49 F.3d 583
Raymond TRIMBLE, Plaintiff-Appellant,
CITY OF SANTA ROSA, et al., Defendants-Appellees.
United States Court of Appeals,
Submitted Feb. 21, 1995.*
Decided March 9, 1995.
Raymond Trimble, Represa, pro se.
Clay J. Christianson, Senneff, Kelly, Kimelman & Beach, Santa Rosa, CA, for defendants-appellees.
Appeal from the United States District Court for the Northern District of California.
Before: SCHROEDER, CANBY, and LEAVY, Circuit Judges.
Raymond Trimble, a California state prisoner, appeals pro se the district court's 28 U.S.C. Sec. 1915(d) dismissal, without prejudice, of defendants City of Santa Rosa, Sonoma County, Sonoma County Public Defender's Office and three public defenders in his 42 U.S.C. Sec. 1983 civil rights action. Trimble also appeals the district court's grant of summary judgment for defendant Roger Rude on Trimble's Fourth Amendment claims. We have jurisdiction pursuant to 28 U.S.C. Sec. 1291, and we affirm.
We review for abuse of discretion the district court's dismissal pursuant to section 1915(d), Denton v. Hernandez, 504 U.S. 25, 31-33, 112 S.Ct. 1728, 1733, 118 L.Ed.2d 340 (1992), and we review de novo its grant of summary judgment, Maffei v. Northern Ins. Co., 12 F.3d 892, 895 (9th Cir.1993). In reviewing decisions of the district court, we may affirm on any ground supported by the record. United States v. Washington, 969 F.2d 752, 755 (9th Cir.1992), cert. denied, --- U.S. ----, 113 S.Ct. 1945, 123 L.Ed.2d 651 (1993).
Trimble alleges that the defendants violated his constitutional and statutory rights during a criminal investigation and prosecution which resulted in his murder conviction. Specifically, Trimble alleges that his Fifth and Sixth Amendment rights were violated when the defendants (1) failed to give him a Miranda warning before photographing his hands and taking him on a search for his wife's body; and (2) allowed hearsay evidence and a videotape to be introduced at his trial. Trimble also alleges ineffective assistance of counsel in violation of the Sixth Amendment by the Sonoma County Public Defender's Office and three public defenders. Finally, Trimble alleges that his Fourth Amendment rights were violated when he was arrested without probable cause and when a phone call to his aunt was taped without his consent. He further asserts various other claims of unreasonable search. He requests both injunctive relief and damages.
A. Claims for Damages
1. Fifth and Sixth Amendment Claims
In order to recover damages under section 1983 for an allegedly unconstitutional conviction or for other harm caused by actions the unlawfulness of which would render a conviction or sentence invalid, a plaintiff must prove that the conviction has been invalidated. Heck v. Humphrey, --- U.S. ----, ----, 114 S.Ct. 2364, 2372, 129 L.Ed.2d 383 (1994).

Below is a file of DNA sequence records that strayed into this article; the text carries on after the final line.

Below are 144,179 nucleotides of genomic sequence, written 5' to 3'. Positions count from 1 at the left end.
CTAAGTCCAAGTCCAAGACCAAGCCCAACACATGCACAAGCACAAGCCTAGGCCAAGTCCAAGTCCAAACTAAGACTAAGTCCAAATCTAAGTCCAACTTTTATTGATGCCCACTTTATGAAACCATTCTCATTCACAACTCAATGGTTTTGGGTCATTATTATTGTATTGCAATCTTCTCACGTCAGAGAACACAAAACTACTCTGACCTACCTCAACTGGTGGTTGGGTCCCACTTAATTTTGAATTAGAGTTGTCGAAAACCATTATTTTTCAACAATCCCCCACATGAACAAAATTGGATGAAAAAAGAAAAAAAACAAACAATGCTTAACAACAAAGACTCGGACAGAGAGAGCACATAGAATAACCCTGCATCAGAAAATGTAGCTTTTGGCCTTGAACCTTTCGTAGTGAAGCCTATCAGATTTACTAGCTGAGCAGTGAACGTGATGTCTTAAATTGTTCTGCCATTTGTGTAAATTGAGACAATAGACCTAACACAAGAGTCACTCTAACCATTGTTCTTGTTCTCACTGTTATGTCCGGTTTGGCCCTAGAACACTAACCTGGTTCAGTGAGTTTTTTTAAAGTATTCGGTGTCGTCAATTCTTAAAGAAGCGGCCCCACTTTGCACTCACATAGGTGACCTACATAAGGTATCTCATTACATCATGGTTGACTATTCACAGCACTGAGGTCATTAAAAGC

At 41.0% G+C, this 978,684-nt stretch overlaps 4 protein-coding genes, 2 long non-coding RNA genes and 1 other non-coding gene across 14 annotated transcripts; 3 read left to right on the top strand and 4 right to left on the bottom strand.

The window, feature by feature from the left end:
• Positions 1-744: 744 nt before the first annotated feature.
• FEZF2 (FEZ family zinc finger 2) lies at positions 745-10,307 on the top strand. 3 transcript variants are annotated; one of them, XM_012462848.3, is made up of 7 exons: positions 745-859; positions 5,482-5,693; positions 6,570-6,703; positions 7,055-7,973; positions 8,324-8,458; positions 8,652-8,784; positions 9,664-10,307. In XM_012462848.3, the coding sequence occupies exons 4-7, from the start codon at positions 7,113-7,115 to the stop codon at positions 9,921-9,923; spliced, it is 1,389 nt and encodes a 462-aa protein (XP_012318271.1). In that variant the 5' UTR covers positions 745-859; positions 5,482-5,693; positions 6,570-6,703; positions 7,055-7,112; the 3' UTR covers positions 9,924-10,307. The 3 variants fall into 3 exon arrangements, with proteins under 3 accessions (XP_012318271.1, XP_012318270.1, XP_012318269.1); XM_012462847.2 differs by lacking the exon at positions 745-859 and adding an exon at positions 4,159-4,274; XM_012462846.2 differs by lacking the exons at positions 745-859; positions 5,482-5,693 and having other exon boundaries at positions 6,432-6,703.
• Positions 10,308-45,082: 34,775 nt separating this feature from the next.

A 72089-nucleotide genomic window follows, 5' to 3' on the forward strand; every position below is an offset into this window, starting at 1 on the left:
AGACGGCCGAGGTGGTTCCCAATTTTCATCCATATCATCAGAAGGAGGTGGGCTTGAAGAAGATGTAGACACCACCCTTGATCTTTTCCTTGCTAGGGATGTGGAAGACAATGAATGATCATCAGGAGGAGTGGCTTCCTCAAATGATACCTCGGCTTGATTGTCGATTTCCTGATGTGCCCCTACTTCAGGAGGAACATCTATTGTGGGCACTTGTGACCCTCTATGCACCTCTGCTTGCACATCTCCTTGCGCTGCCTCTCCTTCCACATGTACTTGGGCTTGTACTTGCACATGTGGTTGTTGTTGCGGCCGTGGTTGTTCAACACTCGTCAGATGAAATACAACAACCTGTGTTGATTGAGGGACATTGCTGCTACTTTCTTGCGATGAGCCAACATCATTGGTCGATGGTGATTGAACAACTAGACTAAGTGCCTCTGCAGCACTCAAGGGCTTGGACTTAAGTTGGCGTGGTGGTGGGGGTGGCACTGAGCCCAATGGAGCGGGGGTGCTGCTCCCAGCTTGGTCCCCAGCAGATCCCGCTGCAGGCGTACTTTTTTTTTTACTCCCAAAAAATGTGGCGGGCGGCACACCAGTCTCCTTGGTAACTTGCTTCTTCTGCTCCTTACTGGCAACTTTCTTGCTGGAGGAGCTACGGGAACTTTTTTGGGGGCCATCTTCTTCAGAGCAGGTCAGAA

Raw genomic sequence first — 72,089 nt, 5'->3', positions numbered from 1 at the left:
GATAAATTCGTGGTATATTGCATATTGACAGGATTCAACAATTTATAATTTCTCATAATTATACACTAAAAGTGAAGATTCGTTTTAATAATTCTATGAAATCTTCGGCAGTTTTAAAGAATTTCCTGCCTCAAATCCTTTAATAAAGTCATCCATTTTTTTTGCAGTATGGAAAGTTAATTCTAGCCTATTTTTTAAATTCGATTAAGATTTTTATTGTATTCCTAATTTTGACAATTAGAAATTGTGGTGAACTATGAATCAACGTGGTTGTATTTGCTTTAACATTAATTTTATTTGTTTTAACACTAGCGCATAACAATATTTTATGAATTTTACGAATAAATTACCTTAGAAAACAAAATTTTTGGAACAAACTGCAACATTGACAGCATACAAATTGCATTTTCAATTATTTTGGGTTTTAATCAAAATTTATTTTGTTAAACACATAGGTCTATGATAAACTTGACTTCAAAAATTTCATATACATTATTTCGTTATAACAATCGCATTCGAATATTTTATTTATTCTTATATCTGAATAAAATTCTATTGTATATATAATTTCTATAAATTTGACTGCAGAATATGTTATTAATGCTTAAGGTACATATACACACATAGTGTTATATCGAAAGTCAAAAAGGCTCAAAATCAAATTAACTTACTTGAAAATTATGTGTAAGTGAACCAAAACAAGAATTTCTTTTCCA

Because Trimble's Fifth and Sixth Amendment allegations necessarily imply the invalidity of his conviction and because he did not show that his conviction has been invalidated, Trimble's Fifth and Sixth Amendment claims have not accrued at this time. See id. Accordingly, we affirm the district court's order of dismissal of these claims without prejudice. The dismissal was required to be without prejudice so that Trimble may reassert his claims if he ever succeeds in invalidating his conviction.
2. Fourth Amendment Claims
In Heck, the Supreme Court concluded that because of doctrines like independent source, inevitable discovery, and harmless error, a successful section 1983 action for an unreasonable search "would not necessarily imply that the plaintiff's conviction was unlawful." Id. at ---- - ---- n. 7, 114 S.Ct. at 2372-73 n. 7. To bring an action for damages for unreasonable search prior to the invalidation of his conviction, Trimble must allege some "actual, compensable injury ... which ... does not encompass the 'injury' of being convicted and imprisoned." Id. at ----, 114 S.Ct. at 2373. Trimble failed to allege any injury other than his conviction and sentence. Ordinarily, therefore, Trimble's claims would have to be dismissed, with an opportunity to amend in order to state, if he could, injury apart from that resulting from his conviction and sentence.
When a Fourth Amendment claim is clearly defective in a manner not curable by amendment, however, the district court may dispose of it on the merits in the interest of judicial economy. Cf. Granberry v. Greer, 481 U.S. 129, 135, 107 S.Ct. 1671, 1675, 95 L.Ed.2d 119 (1987) (when claim is clearly without merit, federal court may dispose of habeas claim that has not been exhausted in state court). Here, the district court held that Trimble's Fourth Amendment claims were barred by the statute of limitations, and we affirm on that ground.